Carroll County Times

Carroll Hospital reports increase in COVID hospitalizations as county’s new case total continue to rise

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A couple months ago, the number of people hospitalized for COVID-19 at Carroll Hospital was 1. Now that number is closer to 25, said Dr. Mark Olszyk, the hospital’s chief medical officer.

The hospitalization numbers coupled with the increase of newly reported cases show the steady rise of the virus in Carroll County.


Additionally, the county was classified as having substantial COVID-19 transmission on Monday, according to the Centers for Disease Control and Prevention website.

This status means a county has recorded at least 50 new cases per 100,000 people over the past week. The CDC website updates its data daily, and as of Monday, it reported 83.11 cases per 100,000.


All other Maryland counties and Baltimore City are listed at either substantial or high COVID-19 transmission.

In the county health department’s weekly COVID-19 data release, 121 new COVID-19 cases were reported last week. That’s up from the 90 reported the week of Aug. 8 and 63 from the week of Aug. 1.

Last week, three confirmed cases were reported at congregate facilities including a Nova Springs resident, a Pleasant View staff member and a Springfield staff member.

So far this week, the county has reported 49 new cases as of Tuesday afternoon.

Carroll’s testing positivity rate, which measures the percentage of tests that returned positive results over the past seven days, is at 5.66% after being as low as 0.71% at the end of June.

One county resident, a woman over the age of 65, died from COVID-19 last week, according to health department data.

The state’s COVID-19 case and hospitalization counts have been trending upward since the beginning of July. The testing positivity rate, which hit a low of 0.45% in June, climbed to 4.89% on Tuesday.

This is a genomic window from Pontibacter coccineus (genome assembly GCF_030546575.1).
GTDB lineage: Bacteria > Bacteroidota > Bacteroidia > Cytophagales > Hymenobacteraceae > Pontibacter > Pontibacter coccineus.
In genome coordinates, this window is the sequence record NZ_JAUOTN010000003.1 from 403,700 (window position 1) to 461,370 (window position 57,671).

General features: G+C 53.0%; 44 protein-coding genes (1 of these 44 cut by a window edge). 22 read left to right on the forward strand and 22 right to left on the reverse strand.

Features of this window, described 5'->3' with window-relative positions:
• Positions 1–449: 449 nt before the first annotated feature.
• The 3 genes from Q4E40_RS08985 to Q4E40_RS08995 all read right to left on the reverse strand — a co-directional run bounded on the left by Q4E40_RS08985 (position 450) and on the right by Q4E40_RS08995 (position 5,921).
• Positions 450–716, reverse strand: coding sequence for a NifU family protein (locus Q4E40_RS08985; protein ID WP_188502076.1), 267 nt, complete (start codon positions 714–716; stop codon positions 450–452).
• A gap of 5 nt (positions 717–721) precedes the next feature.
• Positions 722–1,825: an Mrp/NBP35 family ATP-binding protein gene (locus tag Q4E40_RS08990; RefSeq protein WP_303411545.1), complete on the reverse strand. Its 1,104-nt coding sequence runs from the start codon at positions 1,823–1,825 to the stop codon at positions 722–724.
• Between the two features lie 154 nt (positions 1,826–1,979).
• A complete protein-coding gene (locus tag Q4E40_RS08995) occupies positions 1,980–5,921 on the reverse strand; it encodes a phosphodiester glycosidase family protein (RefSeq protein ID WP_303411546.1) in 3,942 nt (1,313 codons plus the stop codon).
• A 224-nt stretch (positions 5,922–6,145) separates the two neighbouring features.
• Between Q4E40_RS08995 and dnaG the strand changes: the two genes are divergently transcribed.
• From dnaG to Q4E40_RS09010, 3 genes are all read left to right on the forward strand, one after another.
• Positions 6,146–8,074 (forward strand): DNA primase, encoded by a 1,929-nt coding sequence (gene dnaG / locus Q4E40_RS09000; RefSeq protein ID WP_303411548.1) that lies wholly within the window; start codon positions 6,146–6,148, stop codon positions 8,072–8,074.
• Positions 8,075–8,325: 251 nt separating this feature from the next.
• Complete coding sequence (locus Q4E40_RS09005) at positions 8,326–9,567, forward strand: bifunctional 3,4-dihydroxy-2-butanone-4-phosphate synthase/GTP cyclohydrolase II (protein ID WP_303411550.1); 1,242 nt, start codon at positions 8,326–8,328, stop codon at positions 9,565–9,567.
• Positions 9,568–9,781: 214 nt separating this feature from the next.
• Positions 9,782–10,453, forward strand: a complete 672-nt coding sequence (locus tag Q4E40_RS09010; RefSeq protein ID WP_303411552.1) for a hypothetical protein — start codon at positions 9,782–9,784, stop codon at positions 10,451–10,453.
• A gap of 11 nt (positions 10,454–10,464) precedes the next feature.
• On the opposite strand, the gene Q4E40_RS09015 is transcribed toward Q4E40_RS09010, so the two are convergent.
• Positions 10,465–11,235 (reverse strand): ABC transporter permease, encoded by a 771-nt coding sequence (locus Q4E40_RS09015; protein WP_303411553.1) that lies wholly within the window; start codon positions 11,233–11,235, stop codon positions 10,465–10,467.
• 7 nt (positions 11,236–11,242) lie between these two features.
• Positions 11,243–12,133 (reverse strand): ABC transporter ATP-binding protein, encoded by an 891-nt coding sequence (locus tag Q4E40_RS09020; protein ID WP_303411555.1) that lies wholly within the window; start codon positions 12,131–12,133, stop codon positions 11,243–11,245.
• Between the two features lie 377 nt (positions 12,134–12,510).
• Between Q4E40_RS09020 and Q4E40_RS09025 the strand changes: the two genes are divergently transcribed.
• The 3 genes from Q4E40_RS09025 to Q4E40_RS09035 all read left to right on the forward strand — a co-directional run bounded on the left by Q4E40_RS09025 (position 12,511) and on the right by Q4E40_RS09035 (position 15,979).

According to the state website, 719 people are currently hospitalized due to the virus in Maryland, a 108-person jump from last week. Hospitalizations hit a low of 97 patients on July 2.


About 80.1% of eligible Marylander have received at least one dose of vaccine. Children younger than 12 remain ineligible for the vaccines, though they are expected to qualify for vaccinations by the end of the year.

On hospitalizations, Olszyk said those admitted last year to Carroll Hospital for COVID-19 were mostly adults between the ages of 70 and 80. But more recently the hospital is seeing younger coronavirus patients between the ages of 50 and 60.

“That’s probably because people over the age of 65 are much better at getting vaccinated,” Olszyk said.

While Carroll Hospital is not yet seeing a rise in COVID-19 hospitalizations of those under the age of 21, he said residents could be sent to other institutions.

“Since late May hospitalizations have increased a little each day,” he said.

At the height of the pandemic earlier in the year, hospitalizations hovered around 40.


Carroll has not instituted indoor mask mandates like some other counties in the state. And while most Maryland school districts have mandated masks for the return to school, Carroll’s school board has kept masks optional.

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However, the Carroll County Board of Commissioners last week announced updated restrictions regarding all gatherings and meetings involving county staff and county facilities. In awareness of increasing COVID-19 infections and in order to protect staff and the community, all county meetings or gatherings where physical distancing of six feet is not possible will return to a virtual environment.

About 60% of eligible Carroll County residents have been fully vaccinated — the fifth largest proportion in the state.

With the U.S. Food and Drug Administration’s full approval of the first COVID-19 vaccine Monday, the federal regulatory agency has set the stage for more immunization mandates in Maryland school systems, workplaces and businesses.

The long-anticipated decision, about eight months after the Pfizer/BioNTech messenger RNA vaccine received emergency use authorization by the FDA, approves the use of the vaccine in people age 16 and over. Kids 12 to 15 can still receive it under the agency’s emergency authorization provision, and younger children remain ineligible to receive any of the three vaccines available in the United States.

The health department strongly encourages anyone who is not yet fully vaccinated to get their first or second vaccine at one of the health department’s clinics, on Tuesdays from 10 a.m. to noon and Fridays from 1 p.m. to 3 p.m.


People can preregister at or simply walk-in to the health department, at 290 South Center Street in Westminster. People coming for second doses should bring their vaccine cards.

“The best thing we can do is get vaccinated,” Singer said last week, as more than 80% of confirmed cases are people who have not received the vaccine.